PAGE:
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Inside our UHD workflow

Lloyd Wallis

Senior Architect, Online Technology Group

Last weekend we ran our first streams of the World Cup in Ultra-High Definition and High Dynamic Range, and this week announced that we would be continuing this with our coverage of Wimbledon's main court

Earlier, our colleagues in BBC Research and Development have spoken about some of the deep technical challenges that have been faced.

Meanwhile, in BBC Design + Engineering Media Services we’ve tackled some problems of our own around how to take these concepts and build a stable production process with the ultimate goal of handing over the management of our UHD streams to the production teams.

We’ve learned a lot over a first weekend of streams and will be following up with a summary of the issues we’ve encountered during matches and the changes we’ve made to reflect them at the end of the tournament. This post introduces the key components of a live stream and what we ended up building out for UHD.

For Media Services, a live stream at the BBC generally consists of the following base components:

  • Contribution decoding — where the video signal from the outside broadcast site is received back in a BBC site and decoded.
  • Distribution encoding — the signal is then encoded into the final format used for distribution to users, including the full adaptive bit-rate (ABR) set of encodes and structure for chunked-HTTP delivery
  • Packaging — this encoded media is then packaged into the correct fragmented MP4 containers with appropriate metadata and manifests that can be served to users over HTTP
  • Distribution origins — the BBC’s origin servers that downstream caches use to collect streaming content
  • Content Delivery Networks — huge third-party networks and caches that provide the scale of delivery needed to handle the BBC’s streams to ISPs and other edge networks
  • Internet Service Providers — the companies our audience pay to receive their internet connection at their home or business, or on their mobile devices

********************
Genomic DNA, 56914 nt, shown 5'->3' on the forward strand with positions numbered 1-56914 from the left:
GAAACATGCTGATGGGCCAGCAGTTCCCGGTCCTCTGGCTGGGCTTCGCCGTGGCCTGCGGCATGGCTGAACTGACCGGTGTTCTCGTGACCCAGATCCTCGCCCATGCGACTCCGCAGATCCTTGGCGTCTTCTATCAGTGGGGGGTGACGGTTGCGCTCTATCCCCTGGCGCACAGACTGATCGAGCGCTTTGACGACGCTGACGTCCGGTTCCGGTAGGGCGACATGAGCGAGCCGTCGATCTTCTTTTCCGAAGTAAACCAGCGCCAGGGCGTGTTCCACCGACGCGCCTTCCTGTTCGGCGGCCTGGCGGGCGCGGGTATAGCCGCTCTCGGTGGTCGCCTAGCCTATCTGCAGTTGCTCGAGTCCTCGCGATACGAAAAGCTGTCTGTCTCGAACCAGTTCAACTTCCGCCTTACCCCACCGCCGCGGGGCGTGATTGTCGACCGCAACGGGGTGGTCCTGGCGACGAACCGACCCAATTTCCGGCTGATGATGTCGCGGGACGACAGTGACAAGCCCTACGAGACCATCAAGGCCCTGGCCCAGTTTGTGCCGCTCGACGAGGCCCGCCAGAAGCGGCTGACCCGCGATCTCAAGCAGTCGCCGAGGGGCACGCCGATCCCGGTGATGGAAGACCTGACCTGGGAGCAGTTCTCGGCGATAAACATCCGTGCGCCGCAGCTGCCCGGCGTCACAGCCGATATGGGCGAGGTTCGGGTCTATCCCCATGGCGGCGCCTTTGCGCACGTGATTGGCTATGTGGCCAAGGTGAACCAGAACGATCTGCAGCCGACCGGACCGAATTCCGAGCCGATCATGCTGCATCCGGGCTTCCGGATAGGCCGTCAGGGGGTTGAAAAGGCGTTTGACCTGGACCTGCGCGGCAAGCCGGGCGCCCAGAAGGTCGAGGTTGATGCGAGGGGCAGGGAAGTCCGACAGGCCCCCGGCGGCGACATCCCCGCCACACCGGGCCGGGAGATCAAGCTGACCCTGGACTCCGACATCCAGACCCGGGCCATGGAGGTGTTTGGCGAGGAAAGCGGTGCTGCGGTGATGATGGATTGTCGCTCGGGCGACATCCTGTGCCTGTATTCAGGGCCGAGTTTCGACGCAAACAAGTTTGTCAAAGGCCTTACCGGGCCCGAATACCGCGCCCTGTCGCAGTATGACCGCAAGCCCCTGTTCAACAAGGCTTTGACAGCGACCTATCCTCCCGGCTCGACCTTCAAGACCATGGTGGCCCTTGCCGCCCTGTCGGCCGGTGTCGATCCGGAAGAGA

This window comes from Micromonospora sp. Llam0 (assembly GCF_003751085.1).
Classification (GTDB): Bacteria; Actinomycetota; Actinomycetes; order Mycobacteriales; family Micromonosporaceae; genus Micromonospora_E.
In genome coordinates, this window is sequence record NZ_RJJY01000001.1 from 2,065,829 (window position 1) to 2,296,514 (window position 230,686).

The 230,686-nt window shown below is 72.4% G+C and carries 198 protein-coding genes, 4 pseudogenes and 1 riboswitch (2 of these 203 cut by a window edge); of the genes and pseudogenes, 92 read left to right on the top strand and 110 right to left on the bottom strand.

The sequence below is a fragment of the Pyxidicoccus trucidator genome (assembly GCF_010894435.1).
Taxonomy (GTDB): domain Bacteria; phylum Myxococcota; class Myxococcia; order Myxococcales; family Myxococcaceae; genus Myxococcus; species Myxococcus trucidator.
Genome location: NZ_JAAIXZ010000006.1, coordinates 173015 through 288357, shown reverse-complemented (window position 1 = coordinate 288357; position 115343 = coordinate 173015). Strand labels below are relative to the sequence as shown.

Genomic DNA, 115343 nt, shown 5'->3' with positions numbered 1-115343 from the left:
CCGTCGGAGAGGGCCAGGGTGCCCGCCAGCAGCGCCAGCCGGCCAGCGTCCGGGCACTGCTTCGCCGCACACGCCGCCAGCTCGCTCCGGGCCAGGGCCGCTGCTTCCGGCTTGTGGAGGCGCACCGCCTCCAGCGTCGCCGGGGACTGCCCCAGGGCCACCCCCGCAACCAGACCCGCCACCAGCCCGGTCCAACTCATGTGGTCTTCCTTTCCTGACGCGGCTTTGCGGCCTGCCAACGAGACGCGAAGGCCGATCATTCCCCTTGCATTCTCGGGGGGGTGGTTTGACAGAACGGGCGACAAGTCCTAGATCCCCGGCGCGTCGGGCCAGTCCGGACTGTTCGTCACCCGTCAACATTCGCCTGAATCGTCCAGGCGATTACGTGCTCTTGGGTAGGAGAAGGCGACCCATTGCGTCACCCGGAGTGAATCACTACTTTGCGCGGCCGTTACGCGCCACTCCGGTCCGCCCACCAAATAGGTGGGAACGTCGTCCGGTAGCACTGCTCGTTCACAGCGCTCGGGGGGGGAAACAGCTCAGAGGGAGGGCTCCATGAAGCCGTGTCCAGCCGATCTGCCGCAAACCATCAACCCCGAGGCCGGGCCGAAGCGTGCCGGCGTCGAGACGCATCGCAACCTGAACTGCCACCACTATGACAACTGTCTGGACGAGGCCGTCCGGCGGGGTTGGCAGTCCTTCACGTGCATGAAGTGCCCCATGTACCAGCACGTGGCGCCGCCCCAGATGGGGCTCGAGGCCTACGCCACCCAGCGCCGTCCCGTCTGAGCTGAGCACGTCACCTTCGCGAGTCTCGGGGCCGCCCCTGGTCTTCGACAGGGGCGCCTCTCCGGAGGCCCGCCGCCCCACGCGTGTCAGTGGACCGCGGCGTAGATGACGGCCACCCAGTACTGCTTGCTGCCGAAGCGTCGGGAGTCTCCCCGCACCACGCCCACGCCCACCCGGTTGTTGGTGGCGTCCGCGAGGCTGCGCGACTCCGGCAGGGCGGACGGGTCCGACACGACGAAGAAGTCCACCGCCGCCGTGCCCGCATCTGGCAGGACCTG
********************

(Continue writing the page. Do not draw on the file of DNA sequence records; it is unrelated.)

• Client Devices — your TV, mobile, or PC

For our existing HD and radio workflows, this is a relatively well defined set of services that we have run for several years now. While there’s plenty we want to improve here, and we always are, it works. For example, two years ago, for the UEFA European Championship, managing ~2.4Tbps was a squeeze at multiple points in the delivery chain, but recently we comfortably managed a record-breaking 2.8Tbps of peak traffic during the Royal Wedding. We broke that on Friday by reaching 3.4Tbps during our first World Cup match, and shortly after broke that one too with just over 5Tbps during the England opening game against Tunisia on Monday.

For UHD however, we’ve had to review every part of this chain. In some areas this involved choosing vendors, for others it involved building new services. After a lot of work across BBC R&D, Broadcast Engineering, Media Services, TV Platforms and the Online Technology Group (OTG), we’ve managed to build our first attempt. It’s far from perfect, but here’s how we ended up where we are for our first iteration.

Contribution Decoding

Video services locally generally use a set of cabling and signalling standards called SDI. Since UHD is essentially four times the amount of data, Quad-SDI is just four SDI signals, each carrying one quadrant of the stream.

As a raw signal, this would be tens of gigabits per seconds over the internet from Russia, so would be infeasible. Instead, a ‘contribution’ encode is sent to us. This is an IP stream that is quickly encoded, optimised for low latency rather than very low bit-rates; for the World Cup we’ve opted for a 120Mbps signal. This is then sent back to the UK, where our contribution decoders convert this back into a Quad-SDI signal output over 4 SDI cables.

Distribution encoding

The BBC generally prefers to launch new services using cloud services — whether fully managed or running ourselves on cloud infrastructure.

All new ‘regular’ live services we launch, such as World 2020’s Guraji, Telugu, Punjabi and Marathi bulletins, use cloud-based distribution encoding. Meanwhile, we’re hoping to move as much of our legacy on-premise encoding kit onto a cloud product as they reach the end of their useful life.

Unfortunately, for live UHD encoding, most encoding architectures require all ABR representations to be produced on the same instance, and it is very hard to get enough compute resource on one instance in the cloud to achieve this.

Therefore, for this we had to buy physical appliances — each of which (with 4 GPUs) can support only one UHD output. Even then, we had to remove some of the ABR representations we hoped to offer.